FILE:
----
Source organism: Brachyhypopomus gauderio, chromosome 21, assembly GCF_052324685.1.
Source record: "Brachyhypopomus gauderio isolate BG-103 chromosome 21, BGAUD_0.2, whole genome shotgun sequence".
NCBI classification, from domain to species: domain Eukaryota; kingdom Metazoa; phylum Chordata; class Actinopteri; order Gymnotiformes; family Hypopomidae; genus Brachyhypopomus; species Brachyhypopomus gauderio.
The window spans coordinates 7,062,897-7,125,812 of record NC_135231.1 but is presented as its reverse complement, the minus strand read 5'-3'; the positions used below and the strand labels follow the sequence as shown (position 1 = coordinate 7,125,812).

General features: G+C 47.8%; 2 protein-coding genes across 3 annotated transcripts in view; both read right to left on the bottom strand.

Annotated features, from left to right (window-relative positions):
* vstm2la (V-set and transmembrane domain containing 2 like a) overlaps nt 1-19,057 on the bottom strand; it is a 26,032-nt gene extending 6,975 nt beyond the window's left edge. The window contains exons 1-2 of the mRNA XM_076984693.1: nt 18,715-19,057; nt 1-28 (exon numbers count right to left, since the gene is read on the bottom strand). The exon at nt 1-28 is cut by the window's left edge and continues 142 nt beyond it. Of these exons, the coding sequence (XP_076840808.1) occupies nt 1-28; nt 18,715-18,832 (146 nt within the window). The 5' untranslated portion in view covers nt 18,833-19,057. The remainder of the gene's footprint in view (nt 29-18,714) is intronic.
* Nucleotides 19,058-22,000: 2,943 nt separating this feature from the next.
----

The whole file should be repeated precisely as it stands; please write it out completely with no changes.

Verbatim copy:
Source organism: Brachyhypopomus gauderio, chromosome 21, assembly GCF_052324685.1.
Source record: "Brachyhypopomus gauderio isolate BG-103 chromosome 21, BGAUD_0.2, whole genome shotgun sequence".
NCBI classification, from domain to species: domain Eukaryota; kingdom Metazoa; phylum Chordata; class Actinopteri; order Gymnotiformes; family Hypopomidae; genus Brachyhypopomus; species Brachyhypopomus gauderio.
The window spans coordinates 7,062,897-7,125,812 of record NC_135231.1 but is presented as its reverse complement, the minus strand read 5'-3'; the positions used below and the strand labels follow the sequence as shown (position 1 = coordinate 7,125,812).

General features: G+C 47.8%; 2 protein-coding genes across 3 annotated transcripts in view; both read right to left on the bottom strand.

Annotated features, from left to right (window-relative positions):
* vstm2la (V-set and transmembrane domain containing 2 like a) overlaps nt 1-19,057 on the bottom strand; it is a 26,032-nt gene extending 6,975 nt beyond the window's left edge. The window contains exons 1-2 of the mRNA XM_076984693.1: nt 18,715-19,057; nt 1-28 (exon numbers count right to left, since the gene is read on the bottom strand). The exon at nt 1-28 is cut by the window's left edge and continues 142 nt beyond it. Of these exons, the coding sequence (XP_076840808.1) occupies nt 1-28; nt 18,715-18,832 (146 nt within the window). The 5' untranslated portion in view covers nt 18,833-19,057. The remainder of the gene's footprint in view (nt 29-18,714) is intronic.
* Nucleotides 19,058-22,000: 2,943 nt separating this feature from the next.